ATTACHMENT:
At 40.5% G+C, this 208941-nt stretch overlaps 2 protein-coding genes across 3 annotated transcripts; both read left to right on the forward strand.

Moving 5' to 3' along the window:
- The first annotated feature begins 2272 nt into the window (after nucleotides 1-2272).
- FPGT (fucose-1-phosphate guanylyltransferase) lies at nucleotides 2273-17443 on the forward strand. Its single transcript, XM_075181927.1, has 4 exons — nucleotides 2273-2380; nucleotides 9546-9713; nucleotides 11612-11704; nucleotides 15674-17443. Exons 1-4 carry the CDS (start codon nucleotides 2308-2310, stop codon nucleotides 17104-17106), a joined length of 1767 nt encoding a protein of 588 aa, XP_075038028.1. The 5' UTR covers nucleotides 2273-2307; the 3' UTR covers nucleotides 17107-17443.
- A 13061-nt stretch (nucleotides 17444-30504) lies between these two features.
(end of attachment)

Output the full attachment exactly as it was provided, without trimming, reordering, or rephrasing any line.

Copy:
At 40.5% G+C, this 208941-nt stretch overlaps 2 protein-coding genes across 3 annotated transcripts; both read left to right on the forward strand.

Moving 5' to 3' along the window:
- The first annotated feature begins 2272 nt into the window (after nucleotides 1-2272).
- FPGT (fucose-1-phosphate guanylyltransferase) lies at nucleotides 2273-17443 on the forward strand. Its single transcript, XM_075181927.1, has 4 exons — nucleotides 2273-2380; nucleotides 9546-9713; nucleotides 11612-11704; nucleotides 15674-17443. Exons 1-4 carry the CDS (start codon nucleotides 2308-2310, stop codon nucleotides 17104-17106), a joined length of 1767 nt encoding a protein of 588 aa, XP_075038028.1. The 5' UTR covers nucleotides 2273-2307; the 3' UTR covers nucleotides 17107-17443.
- A 13061-nt stretch (nucleotides 17444-30504) lies between these two features.